However, the trauma that’s left scars deep in my mind and my soul can be vicious. At the oddest times, it’s like I can hear an actual whisper: how is what you do with Handsome really any different from what you say were assaults? If you broke up with Handsome, would you accuse him of assaulting you, too?
I know those are lies. I know it. I know that the difference between what that abuser did to me and the sex I have with my partner are like the contrast between night and day, or black and white. Those experience cannot be compared. They have nothing in common.
When I hear a respected friend say something like “don’t blame a lousy lover for trying his best,” though, I want to curl up and die. Something at the bottom of my sternum shatters and then shrivels into dust because I suddenly know what he thinks of me. I know that if I were to put out a video recording of all those assaults, people like my friend would say I deserved it. I should have communicated better. I should have left. Those weren’t really assaults, he was just a lousy lover.
Most of the horror I endured in that abusive relationship were the Other Times, and they usually went something like this:
The abuser picks me up from the airport, or drives me to a friend’s house. I’m delighted to see him, because we live in different states and usually only see each other at college. On the drive, he’ll pull over somewhere and want to kiss me. At first, I’m thrilled. He’s not the best kisser in the world, but I’m just so happy that I love him and he loves me, and isn’t that what people who love each other do? So I kiss him. Maybe I play with his hair, or touch his shoulders.
He grabs my hand and puts it over his zipper. I pull my hand away from his, but he’ll get insistent. Over time, this is the moment when I learn to be afraid. I start the oh-so-careful dance of trying to stop this without getting hurt … but I am rarely, if ever, successful. He pushes my hand back to his zipper, and encourage me to undo it. I’ll resist, at first, and make mumbling negative noises, but he keeps my motionless hand trapped there while he thrusts into it. I’ll draw my body away from him, stop kissing him, and suggest we keep driving home, or to his friend’s house. He’ll ignore me.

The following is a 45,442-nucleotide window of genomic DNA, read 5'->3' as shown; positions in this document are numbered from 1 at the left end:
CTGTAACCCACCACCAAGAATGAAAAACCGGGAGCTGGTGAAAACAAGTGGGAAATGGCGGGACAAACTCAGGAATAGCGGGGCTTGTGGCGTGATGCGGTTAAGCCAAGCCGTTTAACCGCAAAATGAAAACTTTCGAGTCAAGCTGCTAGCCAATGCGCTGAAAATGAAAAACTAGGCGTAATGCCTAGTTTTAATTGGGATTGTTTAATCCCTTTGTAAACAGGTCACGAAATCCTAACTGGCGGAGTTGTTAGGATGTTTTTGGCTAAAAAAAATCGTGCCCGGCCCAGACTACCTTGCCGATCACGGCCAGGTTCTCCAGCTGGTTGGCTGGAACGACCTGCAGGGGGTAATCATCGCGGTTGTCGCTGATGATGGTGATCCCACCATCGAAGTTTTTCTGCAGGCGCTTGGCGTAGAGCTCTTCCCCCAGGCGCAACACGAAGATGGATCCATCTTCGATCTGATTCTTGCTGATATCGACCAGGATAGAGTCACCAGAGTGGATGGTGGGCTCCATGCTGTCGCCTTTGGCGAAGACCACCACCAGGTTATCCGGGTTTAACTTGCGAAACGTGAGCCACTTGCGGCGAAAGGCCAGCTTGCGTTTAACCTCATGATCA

He starts touching me above my clothes, then under them. I’ll shrink away, over and over, putting his hands back on top of my clothes or making distressed sounds. He’ll never stop. Eventually, his hands will be inside my underwear and he’ll be pawing at my genitals, kissing my lips, my neck, saying he just wants to make me feel good. I’ll try to dissuade him, to say that I know and I love him and I’ll lie and say he does make me feel good – I know what happens when I don’t try to soothe his ego when I refuse him, and it’s painful—but say we should keep driving, we’ll be late, his parents will notice we were gone too long. He doesn’t stop.